Thursday, April 29, 2010

The Infidels by Marcel Dzama

Almost nothing about the booksigning for Marcel Dzama (and Spike Jonze) at David Zwimmer Gallery seemed normal. The gallery assistants selling the books were kind and attentive (even allowed me to bring in two of my own books). They said 'Thank you' with sincerity and asked my name in case I wanted my books personalized. I wore a smile from their show of kindness.

Being early, I took some time to look at the few huge Stan Douglas prints that lined the main gallery walls when another perky assistant approached me and asked if I was there for the signing. "Oh Great!" she replied as if I had just offered to buy her a new car. She shuttled me into the back rooms of the gallery where a small arrangement of Dzama paintings were on display, "We'll be starting soon. They are still setting up. Thanks for being patient!" Patient? It was only 4:55 and the signing was scheduled to start at 5:00.

I wound up being at the head of the small line that was gathering near the darkened entranceway of one of the larger galleries - a different gallery assistant apologized for the delay (5:02) with even more sincerity than the first. It was as if the closer you got to the area of the event, you were entering into a zone of infectious childlike happiness. I was soon to discover why. Upon being allowed to enter the signing - only one or two people at a time (Lisa Kereszi was my partner) - we were met in the darkened hallway by one of Dzama's 6 foot tall snowmen and a smaller childlike figure whose paper-mache head wore no discernible emotion. These two led us into a nearly pitch black space where off in the distance you could just make out a dimly lit table upon which rested four arms holding a couple of Sharpie markers.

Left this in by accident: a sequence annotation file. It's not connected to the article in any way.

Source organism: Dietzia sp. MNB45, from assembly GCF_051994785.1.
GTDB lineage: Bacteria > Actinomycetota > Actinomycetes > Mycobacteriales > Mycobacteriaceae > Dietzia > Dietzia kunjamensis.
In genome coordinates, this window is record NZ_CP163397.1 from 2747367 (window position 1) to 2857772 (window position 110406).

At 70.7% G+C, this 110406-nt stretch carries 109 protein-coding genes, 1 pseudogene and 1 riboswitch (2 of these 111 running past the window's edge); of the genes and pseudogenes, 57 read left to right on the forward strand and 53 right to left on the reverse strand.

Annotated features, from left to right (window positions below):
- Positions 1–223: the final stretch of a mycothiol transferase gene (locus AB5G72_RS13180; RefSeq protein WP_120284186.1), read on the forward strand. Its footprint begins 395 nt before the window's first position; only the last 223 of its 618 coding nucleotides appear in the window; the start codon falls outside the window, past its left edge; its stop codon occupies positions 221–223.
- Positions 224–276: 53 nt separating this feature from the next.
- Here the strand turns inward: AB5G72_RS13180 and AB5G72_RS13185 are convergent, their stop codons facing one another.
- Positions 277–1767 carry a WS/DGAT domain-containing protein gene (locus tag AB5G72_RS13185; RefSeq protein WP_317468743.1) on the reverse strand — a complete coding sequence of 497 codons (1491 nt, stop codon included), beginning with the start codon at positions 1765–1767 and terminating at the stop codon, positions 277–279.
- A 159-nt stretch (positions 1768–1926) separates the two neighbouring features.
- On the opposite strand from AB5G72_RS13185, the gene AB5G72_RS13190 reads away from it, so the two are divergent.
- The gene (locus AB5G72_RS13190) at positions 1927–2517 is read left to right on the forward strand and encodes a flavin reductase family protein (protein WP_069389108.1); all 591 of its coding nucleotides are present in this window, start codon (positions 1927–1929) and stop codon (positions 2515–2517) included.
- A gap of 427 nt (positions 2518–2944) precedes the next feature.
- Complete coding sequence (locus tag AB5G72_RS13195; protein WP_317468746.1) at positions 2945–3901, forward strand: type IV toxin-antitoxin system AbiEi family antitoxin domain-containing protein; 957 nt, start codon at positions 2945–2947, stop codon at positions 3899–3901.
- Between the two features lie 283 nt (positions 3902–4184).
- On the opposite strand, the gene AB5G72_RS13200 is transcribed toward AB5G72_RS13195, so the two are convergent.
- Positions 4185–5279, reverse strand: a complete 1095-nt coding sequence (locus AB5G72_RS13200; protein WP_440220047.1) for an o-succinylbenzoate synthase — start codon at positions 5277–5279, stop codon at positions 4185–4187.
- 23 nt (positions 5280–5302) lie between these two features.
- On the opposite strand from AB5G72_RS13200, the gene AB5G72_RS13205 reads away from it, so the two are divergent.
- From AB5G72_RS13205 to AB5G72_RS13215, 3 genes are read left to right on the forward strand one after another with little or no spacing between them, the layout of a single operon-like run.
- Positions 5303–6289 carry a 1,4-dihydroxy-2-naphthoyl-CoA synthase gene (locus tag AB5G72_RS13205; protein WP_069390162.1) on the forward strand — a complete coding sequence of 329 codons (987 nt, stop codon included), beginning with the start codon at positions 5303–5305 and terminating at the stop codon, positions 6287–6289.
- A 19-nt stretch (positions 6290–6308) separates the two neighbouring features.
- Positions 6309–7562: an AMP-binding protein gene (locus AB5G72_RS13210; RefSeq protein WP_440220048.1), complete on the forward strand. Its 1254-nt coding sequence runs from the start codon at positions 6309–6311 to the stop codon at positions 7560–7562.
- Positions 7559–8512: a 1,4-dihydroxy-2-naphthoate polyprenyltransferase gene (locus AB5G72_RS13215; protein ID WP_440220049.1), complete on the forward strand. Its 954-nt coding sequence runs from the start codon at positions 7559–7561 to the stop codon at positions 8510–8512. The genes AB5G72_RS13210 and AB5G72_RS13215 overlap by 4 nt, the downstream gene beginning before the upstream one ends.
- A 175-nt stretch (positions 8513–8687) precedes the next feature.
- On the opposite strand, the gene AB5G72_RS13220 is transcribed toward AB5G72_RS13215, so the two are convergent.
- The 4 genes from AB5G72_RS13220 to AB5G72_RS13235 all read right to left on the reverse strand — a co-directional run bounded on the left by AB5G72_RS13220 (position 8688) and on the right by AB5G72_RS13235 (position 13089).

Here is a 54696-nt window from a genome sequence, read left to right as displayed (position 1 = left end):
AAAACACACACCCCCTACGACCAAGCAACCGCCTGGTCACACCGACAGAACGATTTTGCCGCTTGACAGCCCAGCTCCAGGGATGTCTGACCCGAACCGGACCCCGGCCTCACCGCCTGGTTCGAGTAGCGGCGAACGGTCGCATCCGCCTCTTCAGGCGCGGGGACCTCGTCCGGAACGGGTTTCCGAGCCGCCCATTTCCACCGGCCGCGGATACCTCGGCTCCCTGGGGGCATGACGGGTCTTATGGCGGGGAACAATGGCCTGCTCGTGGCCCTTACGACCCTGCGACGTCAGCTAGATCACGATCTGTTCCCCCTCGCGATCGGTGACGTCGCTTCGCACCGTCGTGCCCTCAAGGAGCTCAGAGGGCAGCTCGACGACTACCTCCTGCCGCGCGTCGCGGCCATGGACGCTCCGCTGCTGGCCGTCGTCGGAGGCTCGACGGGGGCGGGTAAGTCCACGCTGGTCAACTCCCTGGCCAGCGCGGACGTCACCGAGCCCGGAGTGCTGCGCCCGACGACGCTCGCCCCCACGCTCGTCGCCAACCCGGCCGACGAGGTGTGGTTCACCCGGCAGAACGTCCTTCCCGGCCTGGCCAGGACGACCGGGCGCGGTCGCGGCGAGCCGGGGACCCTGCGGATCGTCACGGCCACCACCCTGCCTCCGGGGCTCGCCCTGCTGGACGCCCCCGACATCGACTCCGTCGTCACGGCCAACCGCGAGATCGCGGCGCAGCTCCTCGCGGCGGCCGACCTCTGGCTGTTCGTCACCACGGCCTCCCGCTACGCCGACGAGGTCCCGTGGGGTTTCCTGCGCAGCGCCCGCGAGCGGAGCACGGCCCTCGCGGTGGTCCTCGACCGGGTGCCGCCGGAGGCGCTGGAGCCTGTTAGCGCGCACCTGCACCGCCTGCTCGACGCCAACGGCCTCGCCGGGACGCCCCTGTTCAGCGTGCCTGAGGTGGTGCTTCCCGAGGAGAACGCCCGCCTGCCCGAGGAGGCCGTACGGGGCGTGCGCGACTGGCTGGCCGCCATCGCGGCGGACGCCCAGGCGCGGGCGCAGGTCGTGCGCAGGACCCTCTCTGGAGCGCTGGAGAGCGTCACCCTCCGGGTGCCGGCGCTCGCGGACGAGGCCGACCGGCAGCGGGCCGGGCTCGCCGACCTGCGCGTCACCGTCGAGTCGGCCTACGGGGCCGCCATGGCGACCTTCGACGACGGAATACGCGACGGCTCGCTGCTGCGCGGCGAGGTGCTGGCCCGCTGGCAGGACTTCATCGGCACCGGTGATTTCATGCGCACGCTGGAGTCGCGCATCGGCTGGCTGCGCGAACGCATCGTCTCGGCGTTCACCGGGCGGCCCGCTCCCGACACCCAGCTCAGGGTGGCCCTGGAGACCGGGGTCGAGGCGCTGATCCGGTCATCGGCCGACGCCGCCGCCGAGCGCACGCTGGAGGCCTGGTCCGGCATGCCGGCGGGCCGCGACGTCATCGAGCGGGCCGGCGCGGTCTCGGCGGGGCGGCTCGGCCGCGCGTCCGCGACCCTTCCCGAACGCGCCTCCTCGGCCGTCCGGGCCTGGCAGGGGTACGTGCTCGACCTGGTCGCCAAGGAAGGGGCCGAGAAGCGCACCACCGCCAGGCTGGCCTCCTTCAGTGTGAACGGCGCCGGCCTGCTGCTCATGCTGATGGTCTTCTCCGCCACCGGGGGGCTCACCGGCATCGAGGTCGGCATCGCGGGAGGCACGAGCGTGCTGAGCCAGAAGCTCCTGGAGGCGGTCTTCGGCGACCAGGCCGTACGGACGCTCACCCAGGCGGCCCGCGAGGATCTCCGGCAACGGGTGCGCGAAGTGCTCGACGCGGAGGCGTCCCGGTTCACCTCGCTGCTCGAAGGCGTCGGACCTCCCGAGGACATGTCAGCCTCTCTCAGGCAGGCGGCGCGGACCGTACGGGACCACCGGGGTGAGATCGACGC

Marcel and Spike took their time cheerfully drawing and signing. They personalized each book by completing the drawings each other started. They told us, "If we take too long you can watch our bear," off in the corner, a bear could be made out swaying to the rhythm of the light music, a beer can rested on the floor. After several minutes of signing and chatting (about Spike's amazing slow-motion pyrotechnical intro piece to the Lakai Fully Flared skate video) and thank you's (from them) we reentered the lit world (with the snowman and child showing us the way) and saw that the line had grown to dozens.

I had imagined the signing was going to be the usual white table affair shuttled along by impatient assistants which is a rational expectation, but for an artist like Dzama who creates not just drawings and paintings but entire worlds seemingly complete with history and mythology why would I expect a booksigning to step out of that world? A new book called The Infidels from Sies + Hoke Galerie and Druck Verlag Kettler is the latest offering of his recent work.

Dzama's world is populated with an expansive cast of hooded women, military men, snowmen, monsters, tree people, bats, and deer that appear in his paintings, drawings, films, dioramas and sculptures. Its basic language is that of a primitive children's TV show - that is, if children were allowed to be exposed to violence, sexuality and the savage fantasies common to his prolific output.